Canthaveitall Fri 11-Oct-13 22:53:56

That's lovely clr2014. I have actually shed a tear blush . I read this after the chat with DD. I think I will write her a copy later for her to read. She is very persistent and wanted to know if there was an actual person so I feel happy I have answered that. The letter explains to me why I have carried this debacle on if nothing else !

I told my own DCs as soon as they asked me outright. I don't think any of them were traumatised by the experience. however, I do believe that it not a good idea to deliberately lie to your DCs when they ask for a straight answer - even more so now there is the internet to expose your fabrications!

whatsonyourplate Fri 11-Oct-13 23:15:44

I feel for my dd she is at such an in between age. She is 9 and I've just bought her a 'growing up facts of life book', but she still got a visit from the tooth fairy the other night, and told me a few days ago she knew Santa was real cos he was far more generous than me and dh! I so don't want to burst that bubble.

Spelt Fri 11-Oct-13 23:34:45

I think people are sanctimonious about not lying to their kids when their own parents have kept these myths going for too long, in the face of direct questioning. That uneasy feeling of knowing that your parents are lying to you is horrible.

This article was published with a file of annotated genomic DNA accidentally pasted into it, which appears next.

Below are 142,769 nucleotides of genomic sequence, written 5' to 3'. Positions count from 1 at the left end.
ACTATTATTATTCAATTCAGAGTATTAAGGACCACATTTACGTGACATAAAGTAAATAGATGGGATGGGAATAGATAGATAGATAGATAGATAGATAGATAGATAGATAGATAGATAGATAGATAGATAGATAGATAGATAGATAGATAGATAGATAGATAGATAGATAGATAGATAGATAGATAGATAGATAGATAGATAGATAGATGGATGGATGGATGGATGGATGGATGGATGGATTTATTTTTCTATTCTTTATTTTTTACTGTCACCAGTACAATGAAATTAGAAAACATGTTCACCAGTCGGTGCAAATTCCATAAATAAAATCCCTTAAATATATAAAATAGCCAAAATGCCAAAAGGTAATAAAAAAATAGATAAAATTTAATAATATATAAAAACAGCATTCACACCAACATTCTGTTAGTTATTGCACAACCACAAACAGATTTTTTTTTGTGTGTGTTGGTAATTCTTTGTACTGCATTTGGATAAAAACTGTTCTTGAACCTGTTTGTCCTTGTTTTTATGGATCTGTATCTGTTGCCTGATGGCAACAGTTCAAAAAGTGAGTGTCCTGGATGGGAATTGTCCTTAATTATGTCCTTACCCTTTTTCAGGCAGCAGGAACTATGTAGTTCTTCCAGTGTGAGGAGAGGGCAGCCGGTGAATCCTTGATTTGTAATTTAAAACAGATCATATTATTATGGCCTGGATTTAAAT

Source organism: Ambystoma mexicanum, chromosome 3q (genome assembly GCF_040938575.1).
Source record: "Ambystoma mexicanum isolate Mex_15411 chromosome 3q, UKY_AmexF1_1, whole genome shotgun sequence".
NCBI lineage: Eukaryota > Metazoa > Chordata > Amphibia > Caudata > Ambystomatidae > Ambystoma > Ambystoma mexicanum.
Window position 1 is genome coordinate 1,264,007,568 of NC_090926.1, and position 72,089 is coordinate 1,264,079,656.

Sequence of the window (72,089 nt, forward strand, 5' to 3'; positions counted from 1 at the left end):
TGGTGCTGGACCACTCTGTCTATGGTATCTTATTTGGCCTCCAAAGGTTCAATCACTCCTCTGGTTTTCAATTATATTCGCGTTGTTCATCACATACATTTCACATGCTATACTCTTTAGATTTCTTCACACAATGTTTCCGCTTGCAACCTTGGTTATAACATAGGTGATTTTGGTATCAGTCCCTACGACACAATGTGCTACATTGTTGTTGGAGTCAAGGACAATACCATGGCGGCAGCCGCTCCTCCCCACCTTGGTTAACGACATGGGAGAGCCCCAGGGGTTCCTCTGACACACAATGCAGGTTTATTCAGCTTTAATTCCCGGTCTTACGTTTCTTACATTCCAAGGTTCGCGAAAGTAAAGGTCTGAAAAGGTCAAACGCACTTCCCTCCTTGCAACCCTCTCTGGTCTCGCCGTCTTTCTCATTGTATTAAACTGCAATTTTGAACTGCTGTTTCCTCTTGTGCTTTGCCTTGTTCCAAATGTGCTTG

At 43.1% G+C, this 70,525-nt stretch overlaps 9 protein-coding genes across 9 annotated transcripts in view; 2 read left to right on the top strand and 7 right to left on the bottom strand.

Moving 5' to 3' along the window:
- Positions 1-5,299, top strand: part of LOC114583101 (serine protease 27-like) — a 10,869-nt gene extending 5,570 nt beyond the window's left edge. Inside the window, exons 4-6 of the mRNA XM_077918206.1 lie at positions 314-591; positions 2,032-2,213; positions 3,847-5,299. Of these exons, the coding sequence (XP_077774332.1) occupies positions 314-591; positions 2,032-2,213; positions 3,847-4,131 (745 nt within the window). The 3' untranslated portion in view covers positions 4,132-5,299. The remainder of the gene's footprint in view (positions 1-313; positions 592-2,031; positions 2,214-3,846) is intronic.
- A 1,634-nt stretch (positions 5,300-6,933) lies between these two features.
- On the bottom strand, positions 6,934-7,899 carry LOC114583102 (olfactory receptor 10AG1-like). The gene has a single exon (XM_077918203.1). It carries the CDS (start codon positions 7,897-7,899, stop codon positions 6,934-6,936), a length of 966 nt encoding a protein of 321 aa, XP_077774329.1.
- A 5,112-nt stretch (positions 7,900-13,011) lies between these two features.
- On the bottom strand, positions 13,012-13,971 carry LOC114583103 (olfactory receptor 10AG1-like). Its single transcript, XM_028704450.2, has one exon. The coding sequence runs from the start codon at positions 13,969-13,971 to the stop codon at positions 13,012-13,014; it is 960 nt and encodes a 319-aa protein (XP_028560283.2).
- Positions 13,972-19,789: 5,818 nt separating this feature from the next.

stargirl1701 Fri 11-Oct-13 23:45:40

Tell her that her Dad is Father Christmas. It is true.

Gruntfuttock Fri 11-Oct-13 23:55:48

You are right to have been honest with her. I'm 59 but can still remember the humiliation of discovering the truth in primary school and asking my mother about it. I was especially put out because my mother had always made a big thing about telling the truth and so I stupidly assumed that she told me the truth in turn.

campion Sat 12-Oct-13 01:22:25

My brother told me when I was 8 then warned me not to let on to DPs or he'd thump meshock

I told them I didn't think Santa was real the following year.My Mum's immediate reaction was 'DB told you, didn't he?'. Followed by bollocking of DB wink

Partridge Sat 12-Oct-13 08:41:57